The claimant testified at a hearing on April 21, 2010, that he has been a New York State trooper for two years, with the first six months spent in the academy in Albany. The claimant had some low back pain during training, but he did not have any traumatic injury. The claimant did not seek treatment in 2008 and did not undergo any diagnostic tests while training at the academy. At the end of academy training, the claimant passed a physical where the he had to do 70 sit-ups in one minute and run one and one-half miles. The claimant testified that he had mild back pain during training, much like everyone else at the academy. After the claimant left the academy, he spent the next two months shadowing another trooper, and afterwards performed all the duties required of a New York State trooper. The claimant testified his duties included long hours in the car, about 11 hours per day, wearing a 15 to 20 pound gun belt, and wrestling with people to get them under arrest. The claimant testified that he initially had no problems performing these duties. The claimant testified he sat awkwardly in the police car because carrying a nightstick and wearing handcuffs forced him to sit improperly. The claimant testified that his back pain resolved after leaving the academy and that he had no further back pain until September 2009. The claimant testified that he broke up a dog fight at work in September 2009, but that this incident did not cause any back pain. The claimant had mild back pain in September 2009, but did not feel pain going down his leg until in November 2009. The claimant's back pain caused him to stop working on January 5, 2010. The claimant testified that he was involved in a motor vehicle accident in February 2009, but the pain after the accident was limited to his upper back. The claimant missed two days of work following the February 2009 motor vehicle accident and returned to work without pain.
Dr. Syrotynski was deposed on May 21, 2010, and testified that he first treated the claimant for low back pain on February 3, 2010, at the request of claimant's counsel. The claimant indicated that he had experienced back pain while training at the academy, but the pain had totally resolved following the training sessions. Late in 2009, the claimant began to experience severe back pain, unlike anything he previously had, with subsequent radiating pain into the left lower extremity and groin. The claimant stated that his job duties included 12 hour shifts, getting in and out of a car, constant sitting, twisting, crouching with a gun belt, and sitting in a wrenched position while in the trooper car to view monitors located in the center console. The claimant did not report any traumatic incident which caused the back pain to begin. Dr. Syrotynski testified that, in his opinion, the claimant's back pain developed in late 2009 due to repetitive bending, crouching, and prolonged sitting in a car. Dr. Syrotynski opined that the claimant's back pain, which began in 2009, is not related to the back pain he experienced in 2008 while he was at the academy, for which the claimant did not seek treatment. The claimant advised Dr. Syrotynski of the February 2009 motor vehicle accident, and Dr. Syrotynski testified that the February 2009 motor vehicle accident did not cause the claimant's low back injury.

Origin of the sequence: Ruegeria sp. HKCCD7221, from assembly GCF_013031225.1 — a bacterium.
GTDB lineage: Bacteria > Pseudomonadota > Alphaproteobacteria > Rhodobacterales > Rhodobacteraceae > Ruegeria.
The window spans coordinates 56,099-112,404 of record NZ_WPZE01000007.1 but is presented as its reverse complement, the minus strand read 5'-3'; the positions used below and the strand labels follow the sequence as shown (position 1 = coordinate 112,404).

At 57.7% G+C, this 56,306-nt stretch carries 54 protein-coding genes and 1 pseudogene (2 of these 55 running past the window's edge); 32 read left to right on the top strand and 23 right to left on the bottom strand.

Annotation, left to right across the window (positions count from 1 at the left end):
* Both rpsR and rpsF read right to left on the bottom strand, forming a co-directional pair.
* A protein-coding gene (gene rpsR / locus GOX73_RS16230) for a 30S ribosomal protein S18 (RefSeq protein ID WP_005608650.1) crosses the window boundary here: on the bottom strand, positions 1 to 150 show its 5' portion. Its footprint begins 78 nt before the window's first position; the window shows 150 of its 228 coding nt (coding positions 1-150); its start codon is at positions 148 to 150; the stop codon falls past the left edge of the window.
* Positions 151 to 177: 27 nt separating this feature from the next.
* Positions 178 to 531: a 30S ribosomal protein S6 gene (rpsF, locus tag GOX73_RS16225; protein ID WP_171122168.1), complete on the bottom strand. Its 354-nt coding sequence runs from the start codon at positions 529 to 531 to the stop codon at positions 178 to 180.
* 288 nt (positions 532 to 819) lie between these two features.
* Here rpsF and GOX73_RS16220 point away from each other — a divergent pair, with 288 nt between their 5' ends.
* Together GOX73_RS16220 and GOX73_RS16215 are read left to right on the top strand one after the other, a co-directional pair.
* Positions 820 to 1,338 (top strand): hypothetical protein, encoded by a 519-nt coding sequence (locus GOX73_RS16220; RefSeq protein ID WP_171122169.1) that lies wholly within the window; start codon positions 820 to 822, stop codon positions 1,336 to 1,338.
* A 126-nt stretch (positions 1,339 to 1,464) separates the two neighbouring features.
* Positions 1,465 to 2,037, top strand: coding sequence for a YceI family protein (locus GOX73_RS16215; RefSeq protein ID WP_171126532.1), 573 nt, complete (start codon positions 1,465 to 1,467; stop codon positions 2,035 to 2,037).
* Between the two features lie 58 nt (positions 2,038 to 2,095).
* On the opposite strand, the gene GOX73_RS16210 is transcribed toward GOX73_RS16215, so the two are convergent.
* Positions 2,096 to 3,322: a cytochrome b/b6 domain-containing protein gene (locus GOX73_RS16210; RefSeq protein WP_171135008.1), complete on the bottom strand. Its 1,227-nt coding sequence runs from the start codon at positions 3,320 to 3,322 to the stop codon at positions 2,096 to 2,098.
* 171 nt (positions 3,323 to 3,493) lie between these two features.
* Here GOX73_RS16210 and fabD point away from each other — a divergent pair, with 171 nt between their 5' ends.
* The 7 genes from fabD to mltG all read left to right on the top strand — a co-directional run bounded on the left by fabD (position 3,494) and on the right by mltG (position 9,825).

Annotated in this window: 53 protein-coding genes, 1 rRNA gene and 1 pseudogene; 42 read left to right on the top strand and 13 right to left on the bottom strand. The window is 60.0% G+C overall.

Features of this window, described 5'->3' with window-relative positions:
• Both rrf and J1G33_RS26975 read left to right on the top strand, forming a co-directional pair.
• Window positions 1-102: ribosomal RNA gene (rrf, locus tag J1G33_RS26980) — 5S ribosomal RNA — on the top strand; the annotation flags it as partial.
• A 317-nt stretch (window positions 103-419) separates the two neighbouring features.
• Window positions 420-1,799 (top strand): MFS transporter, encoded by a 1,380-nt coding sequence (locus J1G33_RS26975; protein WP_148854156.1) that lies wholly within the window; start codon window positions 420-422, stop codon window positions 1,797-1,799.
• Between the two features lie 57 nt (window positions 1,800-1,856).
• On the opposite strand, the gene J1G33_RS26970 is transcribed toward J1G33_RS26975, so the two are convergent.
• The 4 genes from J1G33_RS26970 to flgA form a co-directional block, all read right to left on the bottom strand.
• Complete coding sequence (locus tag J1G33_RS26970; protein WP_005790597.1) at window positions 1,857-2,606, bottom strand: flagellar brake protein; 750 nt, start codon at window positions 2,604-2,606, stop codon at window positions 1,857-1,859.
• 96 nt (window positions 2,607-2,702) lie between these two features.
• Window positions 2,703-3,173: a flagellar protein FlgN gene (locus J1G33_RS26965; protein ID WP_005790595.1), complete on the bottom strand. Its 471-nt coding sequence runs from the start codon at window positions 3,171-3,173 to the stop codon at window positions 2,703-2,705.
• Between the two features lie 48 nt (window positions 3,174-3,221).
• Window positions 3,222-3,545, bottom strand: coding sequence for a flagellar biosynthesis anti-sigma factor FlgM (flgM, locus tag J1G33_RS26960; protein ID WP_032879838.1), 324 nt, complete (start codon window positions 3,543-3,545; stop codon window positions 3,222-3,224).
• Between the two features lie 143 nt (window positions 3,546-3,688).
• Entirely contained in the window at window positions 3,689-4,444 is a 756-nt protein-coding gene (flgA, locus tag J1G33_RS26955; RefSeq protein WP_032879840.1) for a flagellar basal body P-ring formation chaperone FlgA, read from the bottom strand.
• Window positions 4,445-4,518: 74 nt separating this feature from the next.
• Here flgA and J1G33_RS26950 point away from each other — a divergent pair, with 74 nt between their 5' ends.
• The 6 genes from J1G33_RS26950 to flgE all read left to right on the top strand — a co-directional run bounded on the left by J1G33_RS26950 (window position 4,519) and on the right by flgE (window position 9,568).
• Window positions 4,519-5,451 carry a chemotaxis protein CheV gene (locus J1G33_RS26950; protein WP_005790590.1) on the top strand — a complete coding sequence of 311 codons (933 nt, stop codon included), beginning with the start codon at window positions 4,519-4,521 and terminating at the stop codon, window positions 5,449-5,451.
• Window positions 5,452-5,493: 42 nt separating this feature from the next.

Dr. Dhawan was deposed on July 28, 2010, and testified he first examined the claimant on January 15, 2010, at which time claimant was experiencing excruciating pain down his left leg. Dr. Dhawan testified that, in his opinion, the claimant suffered an annular tear at L5/S1 while training in 2008, but continued to work, and his job duties in late 2009 caused his disc to ultimately herniate.
Dr. Alvarez was deposed on August 3, 2010. Upon being advised of the claimant's job duties as testified to by the claimant (driving 11 hours per day, repetitively getting in and out of the car and walking with a heavy gun belt), Dr. Alvarez stated these job duties were the cause of the claimant's disc herniation. In addition, Dr. Alvarez testified that he did not believe the claimant had a disc herniation in 2008 because the claimant passed a physical which included the claimant running one and one-half miles and performing 70 sit-ups in one minute.